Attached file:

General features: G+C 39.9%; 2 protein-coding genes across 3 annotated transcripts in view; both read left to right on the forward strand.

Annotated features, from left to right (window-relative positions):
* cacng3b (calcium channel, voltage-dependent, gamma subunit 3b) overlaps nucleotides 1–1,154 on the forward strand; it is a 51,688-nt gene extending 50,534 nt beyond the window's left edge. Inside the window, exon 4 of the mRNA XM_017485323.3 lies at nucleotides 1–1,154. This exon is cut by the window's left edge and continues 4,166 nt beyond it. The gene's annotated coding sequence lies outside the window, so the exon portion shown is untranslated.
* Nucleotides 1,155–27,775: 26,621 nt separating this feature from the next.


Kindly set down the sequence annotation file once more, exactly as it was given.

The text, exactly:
General features: G+C 39.9%; 2 protein-coding genes across 3 annotated transcripts in view; both read left to right on the forward strand.

Annotated features, from left to right (window-relative positions):
* cacng3b (calcium channel, voltage-dependent, gamma subunit 3b) overlaps nucleotides 1–1,154 on the forward strand; it is a 51,688-nt gene extending 50,534 nt beyond the window's left edge. Inside the window, exon 4 of the mRNA XM_017485323.3 lies at nucleotides 1–1,154. This exon is cut by the window's left edge and continues 4,166 nt beyond it. The gene's annotated coding sequence lies outside the window, so the exon portion shown is untranslated.
* Nucleotides 1,155–27,775: 26,621 nt separating this feature from the next.